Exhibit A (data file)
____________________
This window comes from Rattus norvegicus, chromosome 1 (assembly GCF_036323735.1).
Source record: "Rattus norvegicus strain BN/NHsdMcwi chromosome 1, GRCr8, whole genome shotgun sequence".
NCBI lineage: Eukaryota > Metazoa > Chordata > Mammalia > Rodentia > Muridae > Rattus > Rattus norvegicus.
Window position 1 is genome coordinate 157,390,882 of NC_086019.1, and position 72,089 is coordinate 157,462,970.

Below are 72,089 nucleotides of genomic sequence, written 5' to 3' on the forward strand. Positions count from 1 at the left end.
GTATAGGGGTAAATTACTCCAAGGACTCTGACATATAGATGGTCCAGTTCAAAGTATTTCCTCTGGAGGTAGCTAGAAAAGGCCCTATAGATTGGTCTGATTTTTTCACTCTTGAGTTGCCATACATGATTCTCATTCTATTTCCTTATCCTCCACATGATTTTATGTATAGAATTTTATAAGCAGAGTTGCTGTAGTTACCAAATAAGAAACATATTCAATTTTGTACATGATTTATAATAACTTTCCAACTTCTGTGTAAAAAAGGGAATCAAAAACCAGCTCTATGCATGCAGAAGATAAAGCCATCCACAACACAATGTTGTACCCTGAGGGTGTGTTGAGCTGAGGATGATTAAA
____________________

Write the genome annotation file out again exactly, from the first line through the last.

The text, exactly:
This window comes from Rattus norvegicus, chromosome 1 (assembly GCF_036323735.1).
Source record: "Rattus norvegicus strain BN/NHsdMcwi chromosome 1, GRCr8, whole genome shotgun sequence".
NCBI lineage: Eukaryota > Metazoa > Chordata > Mammalia > Rodentia > Muridae > Rattus > Rattus norvegicus.
Window position 1 is genome coordinate 157,390,882 of NC_086019.1, and position 72,089 is coordinate 157,462,970.

Below are 72,089 nucleotides of genomic sequence, written 5' to 3' on the forward strand. Positions count from 1 at the left end.
GTATAGGGGTAAATTACTCCAAGGACTCTGACATATAGATGGTCCAGTTCAAAGTATTTCCTCTGGAGGTAGCTAGAAAAGGCCCTATAGATTGGTCTGATTTTTTCACTCTTGAGTTGCCATACATGATTCTCATTCTATTTCCTTATCCTCCACATGATTTTATGTATAGAATTTTATAAGCAGAGTTGCTGTAGTTACCAAATAAGAAACATATTCAATTTTGTACATGATTTATAATAACTTTCCAACTTCTGTGTAAAAAAGGGAATCAAAAACCAGCTCTATGCATGCAGAAGATAAAGCCATCCACAACACAATGTTGTACCCTGAGGGTGTGTTGAGCTGAGGATGATTAAA